If your professor explicitly says something indicating that only what’s on the study guide is going to be tested; that’s what you study. If they imply that there will be more material, then make sure you go over whatever material you covered in class.
Pro tip: professors usually have a systematic way of testing. The first test is always the hardest because you don’t know what to expect. After that, you can predict how future tests will be based on how you were tested the first time. Take advantage of this!
But isn’t that being lazy or a bad student?
My personal opinion – no. If you love the class and want to learn as much as you can, then go ahead. There’s nothing wrong with wanting to read the entire text. However, I would suggest you do that in your free time or after you take your test. That way you maximize your time studying what’s actually going to be on the test.
You can read more about how I use my study guide to prepare for exams in this post.
2. Do NOT read your ENTIRE textbook!
Reading your entire textbook or most chapters may do more harm than good!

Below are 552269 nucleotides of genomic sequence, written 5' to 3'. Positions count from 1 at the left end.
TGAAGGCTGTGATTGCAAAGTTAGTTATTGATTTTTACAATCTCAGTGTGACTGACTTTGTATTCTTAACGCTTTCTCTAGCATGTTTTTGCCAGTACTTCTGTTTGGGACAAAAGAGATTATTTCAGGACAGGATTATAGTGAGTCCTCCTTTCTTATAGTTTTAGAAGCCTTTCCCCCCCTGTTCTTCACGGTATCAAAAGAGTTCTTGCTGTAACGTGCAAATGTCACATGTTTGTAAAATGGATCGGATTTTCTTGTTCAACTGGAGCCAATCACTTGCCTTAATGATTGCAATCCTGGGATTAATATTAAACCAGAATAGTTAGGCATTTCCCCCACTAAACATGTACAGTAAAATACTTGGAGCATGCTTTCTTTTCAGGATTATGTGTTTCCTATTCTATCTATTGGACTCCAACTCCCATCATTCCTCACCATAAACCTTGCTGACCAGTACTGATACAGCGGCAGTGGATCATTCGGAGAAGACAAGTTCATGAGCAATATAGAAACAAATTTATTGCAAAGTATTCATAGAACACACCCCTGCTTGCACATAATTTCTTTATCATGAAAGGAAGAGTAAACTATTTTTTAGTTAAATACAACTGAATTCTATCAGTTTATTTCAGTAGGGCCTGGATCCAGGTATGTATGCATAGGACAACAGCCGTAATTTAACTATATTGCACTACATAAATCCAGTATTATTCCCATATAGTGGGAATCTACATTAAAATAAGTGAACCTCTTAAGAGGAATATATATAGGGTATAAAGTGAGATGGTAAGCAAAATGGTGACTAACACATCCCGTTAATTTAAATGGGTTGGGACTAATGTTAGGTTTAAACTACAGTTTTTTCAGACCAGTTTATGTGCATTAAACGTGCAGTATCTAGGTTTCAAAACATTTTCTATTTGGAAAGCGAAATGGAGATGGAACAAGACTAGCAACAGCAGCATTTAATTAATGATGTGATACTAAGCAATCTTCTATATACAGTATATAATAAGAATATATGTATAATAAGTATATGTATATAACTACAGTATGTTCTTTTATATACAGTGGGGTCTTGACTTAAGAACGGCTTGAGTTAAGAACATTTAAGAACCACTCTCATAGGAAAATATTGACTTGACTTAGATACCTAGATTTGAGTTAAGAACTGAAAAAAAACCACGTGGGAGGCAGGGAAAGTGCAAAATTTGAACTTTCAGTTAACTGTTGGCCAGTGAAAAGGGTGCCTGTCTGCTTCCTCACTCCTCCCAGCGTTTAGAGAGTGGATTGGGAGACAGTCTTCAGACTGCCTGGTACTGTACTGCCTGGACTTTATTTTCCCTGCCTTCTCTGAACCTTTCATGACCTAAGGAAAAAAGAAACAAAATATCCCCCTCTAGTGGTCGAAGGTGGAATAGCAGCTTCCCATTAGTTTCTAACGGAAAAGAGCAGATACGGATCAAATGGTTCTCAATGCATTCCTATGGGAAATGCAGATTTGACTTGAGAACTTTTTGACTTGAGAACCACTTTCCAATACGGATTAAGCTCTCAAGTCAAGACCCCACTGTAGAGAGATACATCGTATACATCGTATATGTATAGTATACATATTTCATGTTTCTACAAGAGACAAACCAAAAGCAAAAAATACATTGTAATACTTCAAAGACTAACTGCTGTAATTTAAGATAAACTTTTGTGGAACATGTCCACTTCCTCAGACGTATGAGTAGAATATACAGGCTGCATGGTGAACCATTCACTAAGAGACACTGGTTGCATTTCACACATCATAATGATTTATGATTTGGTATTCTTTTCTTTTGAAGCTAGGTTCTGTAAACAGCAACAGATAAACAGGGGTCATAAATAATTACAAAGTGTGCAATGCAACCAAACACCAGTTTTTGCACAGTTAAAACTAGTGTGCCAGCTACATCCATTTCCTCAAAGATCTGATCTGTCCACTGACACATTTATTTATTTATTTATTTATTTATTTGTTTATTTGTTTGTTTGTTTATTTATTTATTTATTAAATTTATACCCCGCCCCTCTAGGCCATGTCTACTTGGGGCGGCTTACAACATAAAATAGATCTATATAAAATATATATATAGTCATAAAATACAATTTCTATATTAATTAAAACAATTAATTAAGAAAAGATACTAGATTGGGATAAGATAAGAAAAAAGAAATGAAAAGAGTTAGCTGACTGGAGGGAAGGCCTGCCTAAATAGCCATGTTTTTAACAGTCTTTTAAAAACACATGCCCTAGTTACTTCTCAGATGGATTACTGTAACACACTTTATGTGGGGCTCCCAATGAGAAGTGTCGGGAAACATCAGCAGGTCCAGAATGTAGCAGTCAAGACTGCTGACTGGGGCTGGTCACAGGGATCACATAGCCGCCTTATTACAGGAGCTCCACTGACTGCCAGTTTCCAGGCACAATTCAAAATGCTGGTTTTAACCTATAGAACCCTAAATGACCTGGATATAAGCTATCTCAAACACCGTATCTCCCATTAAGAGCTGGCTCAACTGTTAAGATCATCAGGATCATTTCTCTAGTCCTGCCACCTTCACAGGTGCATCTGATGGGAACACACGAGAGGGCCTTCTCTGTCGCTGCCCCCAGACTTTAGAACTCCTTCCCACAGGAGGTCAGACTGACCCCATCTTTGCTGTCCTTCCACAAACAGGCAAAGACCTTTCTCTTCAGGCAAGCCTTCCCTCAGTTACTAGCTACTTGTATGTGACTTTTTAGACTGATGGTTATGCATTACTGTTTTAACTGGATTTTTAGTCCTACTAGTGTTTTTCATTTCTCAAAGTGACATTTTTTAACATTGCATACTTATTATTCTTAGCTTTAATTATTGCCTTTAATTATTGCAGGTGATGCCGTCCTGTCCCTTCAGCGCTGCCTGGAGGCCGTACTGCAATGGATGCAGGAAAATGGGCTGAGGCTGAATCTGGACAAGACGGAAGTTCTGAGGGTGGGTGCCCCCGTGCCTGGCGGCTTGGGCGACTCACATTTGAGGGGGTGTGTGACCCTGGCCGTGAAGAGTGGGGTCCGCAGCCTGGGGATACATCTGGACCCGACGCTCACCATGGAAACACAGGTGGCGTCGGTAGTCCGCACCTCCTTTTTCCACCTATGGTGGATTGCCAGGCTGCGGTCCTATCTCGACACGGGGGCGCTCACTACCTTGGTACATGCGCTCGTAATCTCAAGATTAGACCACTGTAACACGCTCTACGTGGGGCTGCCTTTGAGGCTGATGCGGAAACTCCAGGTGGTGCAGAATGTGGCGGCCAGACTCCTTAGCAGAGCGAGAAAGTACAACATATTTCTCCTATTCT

Why? Because unless you’re someone who just really loves to read, you’re going to get burned out. The worst thing about that is you’ll get tired or bored before you even start retaining the information. It’s a great initiative but it might not be the best option.
Here’s a better way to do this: use the study guide given and take note of what chapters are covered. Read only those chapters or read on the specific topics outlined in the study guide. You can also read on relating topics in the chapter if it helps you understand better. The main thing to remember is that you’re trying to use your time efficiently.
P.S. I’ve never bought a textbook in college! You can learn more about how I did this in this post.
3. Take a diagnostic test first
This doesn’t have to be anything fancy. Simply test yourself on the topics in your study guide to see what areas you struggle with the most.
I always do this when I’m studying so I can know what to focus on.
I often think I know some of the material already (because I should know it), but testing yourself sometimes reveals a different story.
You can either have one of your friends quiz you on the material, question yourself, or use Quizlet. On Quizlet, you can either create your own practice test or you can search for your course information + chapter to see if someone already has flashcards for that class.
Need some more tips for college? Find out all the items you actually need for your dorm in the College Dorm Essentials Guide OR check out the Ultimate College Guide for tips on how to successfully navigate college!